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Ponzi scheme Copyright Zach Gibson, Getty Images
United States Attorney Robert Hur

Feds Bust $364 Million Ponzi Scheme Targeting Advisors, Family Offices

Defendants told investors they were buying portfolios of bad consumer debt; instead money went to a multimillion-dollar sports car collection, casinos and jewelry.

Federal authorities put an end to a multiyear, $364 million Ponzi scheme targeting individuals, family offices and financial advisors.

Kevin B. Merrill, 53, of Towson, Md. and Jay B. Ledford, 54, of Westlake, Texas and Las Vegas, along with 28-year-old Cameron R. Jezierski of Texas, were indicted by the United States Attorney for the District of Maryland on 14 counts, including charges of wire fraud, conspiracy, identity theft and money laundering. The Securities and Exchange Commission also issued a complaint over the scheme.

The trio allegedly convinced their victims to invest in a variety of entities they established to purchase portfolios of bad consumer debt, touting their ability to profit from the investments by collecting on the debt or selling the portfolios to a third party.

The defendants instead used new investor money to pay off older investors, as well as fund lavish personal lifestyles.

According to the SEC, Ledford misappropriated at least $40 million of investor money, transferring $17 million to a personal bank account and purchasing a $368,000 Ferrari, a $330,000 seven-carat diamond ring and a $168,000 23-carat diamond bracelet. He also is alleged to have transferred $13 million to casinos.

Merrill is alleged to have stolen at least $45 million, and spent over $10 million on high-end sports cars, including a 2008 Bugatti Veyron, a 2014 Pagani Huayra Diablo, a 2014 Ferrari F12 Berlinetta and a 2017 Rolls Royce Dawn. He also used the money to buy a $5.5 million house in Naples, Fla., and another $500,000 for an interest in a Gulfstream private jet.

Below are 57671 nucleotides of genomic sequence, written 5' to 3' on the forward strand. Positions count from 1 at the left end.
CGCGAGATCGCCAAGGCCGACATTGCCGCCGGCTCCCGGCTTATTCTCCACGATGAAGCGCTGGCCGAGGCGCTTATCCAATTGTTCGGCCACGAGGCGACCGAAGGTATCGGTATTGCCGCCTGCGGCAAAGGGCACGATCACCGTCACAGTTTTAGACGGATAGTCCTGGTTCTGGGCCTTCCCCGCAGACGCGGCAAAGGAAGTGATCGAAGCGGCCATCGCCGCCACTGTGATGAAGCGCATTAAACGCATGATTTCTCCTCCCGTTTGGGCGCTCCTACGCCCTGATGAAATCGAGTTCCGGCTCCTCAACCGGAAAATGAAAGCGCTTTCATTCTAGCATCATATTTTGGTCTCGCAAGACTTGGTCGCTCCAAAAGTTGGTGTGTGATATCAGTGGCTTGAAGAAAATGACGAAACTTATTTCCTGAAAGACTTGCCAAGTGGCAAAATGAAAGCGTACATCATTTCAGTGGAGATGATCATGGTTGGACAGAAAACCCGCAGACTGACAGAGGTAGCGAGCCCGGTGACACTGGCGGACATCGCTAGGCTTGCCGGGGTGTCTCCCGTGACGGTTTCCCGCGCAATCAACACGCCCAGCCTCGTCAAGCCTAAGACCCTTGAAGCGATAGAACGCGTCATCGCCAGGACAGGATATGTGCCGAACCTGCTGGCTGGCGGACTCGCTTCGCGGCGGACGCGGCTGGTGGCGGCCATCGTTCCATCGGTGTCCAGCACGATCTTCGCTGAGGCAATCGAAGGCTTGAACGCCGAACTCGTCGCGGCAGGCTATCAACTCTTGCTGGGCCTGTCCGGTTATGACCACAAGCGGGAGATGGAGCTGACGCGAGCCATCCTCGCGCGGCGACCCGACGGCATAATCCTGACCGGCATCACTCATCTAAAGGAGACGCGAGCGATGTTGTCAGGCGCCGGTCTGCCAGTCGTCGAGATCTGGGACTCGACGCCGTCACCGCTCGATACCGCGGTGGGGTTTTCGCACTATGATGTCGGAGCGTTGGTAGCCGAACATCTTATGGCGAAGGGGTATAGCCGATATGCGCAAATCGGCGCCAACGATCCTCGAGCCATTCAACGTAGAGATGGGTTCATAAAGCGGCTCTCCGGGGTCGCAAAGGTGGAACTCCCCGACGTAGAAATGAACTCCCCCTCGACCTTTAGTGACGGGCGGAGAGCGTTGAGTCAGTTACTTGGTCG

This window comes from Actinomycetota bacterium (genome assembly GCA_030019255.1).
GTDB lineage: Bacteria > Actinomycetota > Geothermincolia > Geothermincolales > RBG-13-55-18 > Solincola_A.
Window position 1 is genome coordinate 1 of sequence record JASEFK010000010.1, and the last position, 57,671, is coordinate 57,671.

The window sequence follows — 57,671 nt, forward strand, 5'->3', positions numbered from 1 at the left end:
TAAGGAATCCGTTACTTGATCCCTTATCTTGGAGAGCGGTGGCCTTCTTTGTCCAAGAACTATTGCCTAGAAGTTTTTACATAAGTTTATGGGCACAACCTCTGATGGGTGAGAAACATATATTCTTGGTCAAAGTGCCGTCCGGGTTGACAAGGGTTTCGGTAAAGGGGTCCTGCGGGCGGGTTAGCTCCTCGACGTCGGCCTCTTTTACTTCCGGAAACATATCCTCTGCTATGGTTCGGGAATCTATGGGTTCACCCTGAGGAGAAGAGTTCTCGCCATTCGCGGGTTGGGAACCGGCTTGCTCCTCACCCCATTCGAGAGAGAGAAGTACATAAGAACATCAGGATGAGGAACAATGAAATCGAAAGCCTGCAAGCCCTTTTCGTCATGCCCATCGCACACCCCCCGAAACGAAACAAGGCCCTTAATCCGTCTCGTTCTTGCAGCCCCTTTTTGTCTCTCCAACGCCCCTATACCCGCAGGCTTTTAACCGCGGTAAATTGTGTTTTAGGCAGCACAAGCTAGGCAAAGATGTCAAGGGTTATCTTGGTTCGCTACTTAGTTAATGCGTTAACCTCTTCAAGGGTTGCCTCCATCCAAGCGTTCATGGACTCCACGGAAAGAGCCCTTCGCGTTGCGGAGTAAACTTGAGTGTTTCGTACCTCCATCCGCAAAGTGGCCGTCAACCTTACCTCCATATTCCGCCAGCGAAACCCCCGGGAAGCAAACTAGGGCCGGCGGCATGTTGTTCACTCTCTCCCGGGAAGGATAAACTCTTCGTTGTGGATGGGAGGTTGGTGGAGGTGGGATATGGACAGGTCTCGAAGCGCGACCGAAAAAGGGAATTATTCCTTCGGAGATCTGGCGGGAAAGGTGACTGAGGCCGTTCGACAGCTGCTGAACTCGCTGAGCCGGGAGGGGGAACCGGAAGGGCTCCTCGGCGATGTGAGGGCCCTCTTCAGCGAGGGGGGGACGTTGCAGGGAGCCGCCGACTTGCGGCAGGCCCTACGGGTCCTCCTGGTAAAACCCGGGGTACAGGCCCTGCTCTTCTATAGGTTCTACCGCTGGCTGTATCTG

They did make payments of some $197 million to investors, most of which was money from new investors, not profits on the investments. “As a result,” the SEC complaint says, “many unsuspecting investors were victimized repeatedly and referred other prospective investors to defendants.”

According to the SEC’s order halting the scheme, there were over 230 investors involved, including $90 million from individuals and $52 million invested by family offices. Nearly $203 million came from feeder funds, mostly through individuals. The U.S. Attorney’s office says some 400 individuals were affected by the scheme, including small business owners, construction contractors, accountants, bankers, professional athletes and financial advisors across Maryland, Washington D.C., Northern Virginia, Las Vegas and Texas.

The indictment alleges the trio would induce investors by misrepresenting who they were buying the debt portfolios from and how much they were paying for them, and their own track record.

They allegedly created false documents and created imposter companies with names similar to actual consumer debt sellers and brokers. They are accused of creating fake portfolio documents, forging names of actual employees of legitimate sellers, and falsifying bank wire transfers and bank statements.

“Federal prosecutors, FBI agents, and our SEC partners together interrupted an ongoing fraud scheme, with the potential to victimize even more people. According to the indictment, the defendants lured investors through an elaborate web of lies, duping them into paying millions of dollars into this Ponzi scheme,” said U.S. Attorney Robert K. Hur, in a statement. “Most of these investors are just learning that they have been victimized.”

If convicted, Merrill, Ledford and Jezierski each face a maximum of 20 years in prison for multiple counts of wire fraud and consipiracy; Merrill and Ledford face another 20 years for further counts of wire fraud and another 20 for money laundering—they face a mandatory additional 2 years in prison for identity theft.

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